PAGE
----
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opinion

Sam Bankman-Fried speaks at the Crypto Bahamas conference in Nassau on April 27.ERIKA P. RODRIGUEZ /The New York Times News Service

Chris Clearfield is the co-founder and chief executive officer of Clearfield Group. Andras Tilcsik is a professor with the University of Toronto’s Rotman School of Management. They are the authors of Meltdown: What Plane Crashes, Oil Spills, and Dumb Business Decisions Can Teach Us About How to Succeed at Work and at Home.

The bankruptcy of Sam Bankman-Fried’s FTX exchange displays the classic elements of the failure of what is known as a “complex” system. It’s like the remake of a famous movie franchise: a story with the same plot and basic characters, only played by different actors.

The same factors that underlie the collapse of FTX are at the root of the financial crisis, the Enron bankruptcy, and frauds such as Bernie Madoff’s Ponzi scheme and Elizabeth Holmes’s Theranos. These factors are also at the root of plane crashes, industrial accidents including the Deepwater Horizon oil spill, and failed responses to public-health crises.

As business leaders, we need to recognize that the increasing prevalence of such catastrophic meltdowns calls for a new approach to managing organizations – one that eschews control and focuses on building the capacity for change and resilience.

A complex system is not simply one that contains a lot of parts. It is one whose many parts are interconnected, more like a web than an assembly line. A disruption in one part of the system can unexpectedly affect another, so connections tend to matter more than isolated parts. The system’s dynamics are challenging for any individual to understand or control.

Also at work in these failures is what engineers call “tight coupling.” A tightly coupled system has little buffer to absorb shocks; a relatively minor disruption can bring down the system before operators can react to what’s happening.

The crypto ecosystem displays both of these traits. It is highly interconnected. Smart contracts – tokens with embedded code – can automatically trade between different currencies. And leveraged bets, when customers borrow against assets to increase their size, can go sideways as underlying collateral changes in value.

Through its collateral practices, FTX explicitly positioned itself as a linkage between different cryptocurrencies. And Mr. Bankman-Fried’s Alameda Research, the FTX-affiliated crypto hedge fund, had deep connections through the crypto world.

Over the summer, for example, when crypto firms BlockFi and Voyager failed, Mr. Bankman-Fried stepped in as a white knight.

Whether because of these commitments, other investments or continuing losses, Alameda needed assets – and Mr. Bankman-Fried and senior FTX officials lent customer money from FTX to the fund.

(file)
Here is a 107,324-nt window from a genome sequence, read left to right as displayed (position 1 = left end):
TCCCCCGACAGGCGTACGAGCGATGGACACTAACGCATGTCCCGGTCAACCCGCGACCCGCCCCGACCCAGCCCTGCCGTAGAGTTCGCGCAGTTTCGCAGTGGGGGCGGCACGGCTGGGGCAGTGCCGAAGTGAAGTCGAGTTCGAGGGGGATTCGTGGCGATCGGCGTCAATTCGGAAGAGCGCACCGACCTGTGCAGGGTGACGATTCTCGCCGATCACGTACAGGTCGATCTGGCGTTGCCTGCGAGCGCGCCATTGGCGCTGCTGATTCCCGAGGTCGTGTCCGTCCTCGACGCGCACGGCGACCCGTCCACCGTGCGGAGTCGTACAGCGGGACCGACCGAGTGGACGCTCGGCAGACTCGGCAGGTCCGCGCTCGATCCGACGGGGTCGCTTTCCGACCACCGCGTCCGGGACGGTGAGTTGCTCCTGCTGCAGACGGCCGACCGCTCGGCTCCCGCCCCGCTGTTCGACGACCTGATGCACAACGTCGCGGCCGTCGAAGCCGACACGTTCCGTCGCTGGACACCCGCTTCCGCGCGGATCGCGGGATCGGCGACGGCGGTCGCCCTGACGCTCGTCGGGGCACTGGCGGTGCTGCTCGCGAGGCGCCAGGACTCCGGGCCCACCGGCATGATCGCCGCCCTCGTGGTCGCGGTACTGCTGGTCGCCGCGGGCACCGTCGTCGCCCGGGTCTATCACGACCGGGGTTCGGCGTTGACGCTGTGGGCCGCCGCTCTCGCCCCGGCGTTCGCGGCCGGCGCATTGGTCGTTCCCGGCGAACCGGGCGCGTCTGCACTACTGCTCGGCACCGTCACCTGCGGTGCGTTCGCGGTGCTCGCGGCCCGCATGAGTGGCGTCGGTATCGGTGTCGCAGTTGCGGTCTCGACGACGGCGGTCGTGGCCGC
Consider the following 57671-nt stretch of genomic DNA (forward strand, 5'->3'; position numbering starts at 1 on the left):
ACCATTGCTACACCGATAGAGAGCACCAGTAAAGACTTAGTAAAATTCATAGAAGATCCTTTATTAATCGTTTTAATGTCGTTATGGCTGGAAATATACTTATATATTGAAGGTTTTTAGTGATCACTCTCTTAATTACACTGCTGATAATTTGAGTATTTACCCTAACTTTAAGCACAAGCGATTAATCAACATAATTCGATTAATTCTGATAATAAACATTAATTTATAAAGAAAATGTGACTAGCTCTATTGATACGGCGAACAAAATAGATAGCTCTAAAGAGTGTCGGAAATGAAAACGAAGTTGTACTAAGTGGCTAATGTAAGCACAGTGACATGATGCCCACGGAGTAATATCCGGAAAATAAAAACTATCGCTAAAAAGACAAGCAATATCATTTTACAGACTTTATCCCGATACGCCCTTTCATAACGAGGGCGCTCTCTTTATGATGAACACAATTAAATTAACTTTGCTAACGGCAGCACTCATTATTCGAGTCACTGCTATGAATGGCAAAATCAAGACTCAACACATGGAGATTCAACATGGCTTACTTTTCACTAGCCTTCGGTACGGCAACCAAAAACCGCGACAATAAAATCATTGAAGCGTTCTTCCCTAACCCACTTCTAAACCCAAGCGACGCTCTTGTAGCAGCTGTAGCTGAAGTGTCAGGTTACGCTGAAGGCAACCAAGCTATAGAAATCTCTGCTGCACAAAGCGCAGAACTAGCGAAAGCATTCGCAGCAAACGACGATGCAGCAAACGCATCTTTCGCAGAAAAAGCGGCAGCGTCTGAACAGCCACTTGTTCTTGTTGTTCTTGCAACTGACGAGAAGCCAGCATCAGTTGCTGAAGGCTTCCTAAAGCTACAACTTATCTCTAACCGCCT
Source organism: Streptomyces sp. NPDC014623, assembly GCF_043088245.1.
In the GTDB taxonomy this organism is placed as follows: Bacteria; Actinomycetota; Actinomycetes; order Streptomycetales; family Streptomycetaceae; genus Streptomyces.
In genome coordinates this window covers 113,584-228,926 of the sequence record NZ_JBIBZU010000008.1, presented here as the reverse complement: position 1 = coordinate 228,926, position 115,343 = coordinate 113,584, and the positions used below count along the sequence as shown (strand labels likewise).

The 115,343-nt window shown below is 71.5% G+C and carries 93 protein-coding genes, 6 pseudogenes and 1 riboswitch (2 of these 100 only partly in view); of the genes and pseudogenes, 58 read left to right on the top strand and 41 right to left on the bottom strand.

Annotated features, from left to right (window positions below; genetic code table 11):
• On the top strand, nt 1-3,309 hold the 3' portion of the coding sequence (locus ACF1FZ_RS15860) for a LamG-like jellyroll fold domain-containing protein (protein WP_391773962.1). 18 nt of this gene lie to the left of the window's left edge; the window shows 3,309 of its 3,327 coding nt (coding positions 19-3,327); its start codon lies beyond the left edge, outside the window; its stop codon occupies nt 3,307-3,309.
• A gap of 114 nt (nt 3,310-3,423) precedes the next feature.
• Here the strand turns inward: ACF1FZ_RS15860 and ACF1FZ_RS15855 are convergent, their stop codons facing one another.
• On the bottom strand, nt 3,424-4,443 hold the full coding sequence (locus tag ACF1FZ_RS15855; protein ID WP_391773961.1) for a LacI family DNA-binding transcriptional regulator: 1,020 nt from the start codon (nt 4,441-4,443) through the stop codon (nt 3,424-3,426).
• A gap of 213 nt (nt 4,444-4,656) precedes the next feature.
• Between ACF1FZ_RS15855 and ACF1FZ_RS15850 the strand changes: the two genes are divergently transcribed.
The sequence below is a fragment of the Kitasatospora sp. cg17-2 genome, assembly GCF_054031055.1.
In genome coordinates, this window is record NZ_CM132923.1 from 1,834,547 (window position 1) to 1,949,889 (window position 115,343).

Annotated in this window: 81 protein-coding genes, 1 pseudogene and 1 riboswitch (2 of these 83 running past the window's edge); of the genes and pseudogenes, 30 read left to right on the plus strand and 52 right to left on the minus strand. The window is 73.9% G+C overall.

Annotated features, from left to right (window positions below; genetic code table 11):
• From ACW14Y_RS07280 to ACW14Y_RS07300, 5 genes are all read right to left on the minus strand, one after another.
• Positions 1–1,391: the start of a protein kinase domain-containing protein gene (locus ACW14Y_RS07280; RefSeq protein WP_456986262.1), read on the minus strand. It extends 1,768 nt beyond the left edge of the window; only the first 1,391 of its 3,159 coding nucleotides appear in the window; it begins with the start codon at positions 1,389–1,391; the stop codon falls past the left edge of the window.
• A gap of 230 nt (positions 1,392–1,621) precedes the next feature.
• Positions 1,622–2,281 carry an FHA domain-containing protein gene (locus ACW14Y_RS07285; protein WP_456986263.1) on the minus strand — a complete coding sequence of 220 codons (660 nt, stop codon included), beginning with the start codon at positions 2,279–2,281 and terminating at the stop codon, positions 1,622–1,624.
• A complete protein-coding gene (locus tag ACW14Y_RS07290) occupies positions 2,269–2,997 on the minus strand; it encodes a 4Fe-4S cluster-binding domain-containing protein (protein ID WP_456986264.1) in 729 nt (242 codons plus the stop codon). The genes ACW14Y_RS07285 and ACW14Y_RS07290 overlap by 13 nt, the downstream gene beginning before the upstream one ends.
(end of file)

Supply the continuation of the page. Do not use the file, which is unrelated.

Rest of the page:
Many of those loans appear to be backed by questionable collateral including FTT, an FTX-created token that fell in value as confidence in FTX faltered.

The complexity of crypto (and the ability of FTX to mark crypto assets to fantastic valuations) created opacity and the opportunity for wrongdoing. The result: bankruptcy.

Mr. Bankman-Fried’s ability to dazzle investors such as Sequoia Capital by spinning a visionary tale of a future unbound by existing constraints makes him a peer of Theranos’ Ms. Holmes – sentenced last week to more than 11 years in prison.

The FTX implosion is an important story, even if you’re not a crypto enthusiast. The world beyond finance is getting more complex and tightly coupled, too. We live in a continual polycrisis, driven by everything from climate change and market shocks to changing employee expectations.

So what can we do?

Start by getting curious about how these factors show up in your world. From the pandemic and stretched supply chains to the increasing regulatory requirements businesses face, complexity and tight coupling affect us all.

When you encounter a complex system, approach it with skepticism. Executives, regulators, banks and high-status gatekeepers often fail to recognize warning signs until it’s too late.

We need to admit that we don’t know the answer (in a complex system, no one does) and focus on leading with curiosity to unleash the creativity and insights of our teams. Role modelling that we don’t know the answer – and leaning on curiosity instead – helps us create psychological safety, what researcher Amy Edmondson calls a “felt sense of candour.”

If we are going to depend on others’ insights, we must create conditions where others are willing to share.

We need to hone our ability to lead change. Many leaders are promoted because of their technical expertise, but answers are of limited value in a complex system. As leaders, our job isn’t to impose answers; it’s to engage others and bring them along on a journey.

We rarely have the potential to redesign and simplify our systems, so we must learn to navigate them so we can avoid producing endless sequels of the same kind of failure.

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